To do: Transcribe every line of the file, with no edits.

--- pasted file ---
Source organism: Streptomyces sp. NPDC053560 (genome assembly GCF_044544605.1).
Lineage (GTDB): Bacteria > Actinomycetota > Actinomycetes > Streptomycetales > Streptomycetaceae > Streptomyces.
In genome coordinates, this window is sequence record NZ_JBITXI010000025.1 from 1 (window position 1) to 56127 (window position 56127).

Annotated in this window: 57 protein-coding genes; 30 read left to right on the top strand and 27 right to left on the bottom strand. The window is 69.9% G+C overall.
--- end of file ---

Source organism: Streptomyces sp. NPDC053560 (genome assembly GCF_044544605.1).
Lineage (GTDB): Bacteria > Actinomycetota > Actinomycetes > Streptomycetales > Streptomycetaceae > Streptomyces.
In genome coordinates, this window is sequence record NZ_JBITXI010000025.1 from 1 (window position 1) to 56127 (window position 56127).

Annotated in this window: 57 protein-coding genes; 30 read left to right on the top strand and 27 right to left on the bottom strand. The window is 69.9% G+C overall.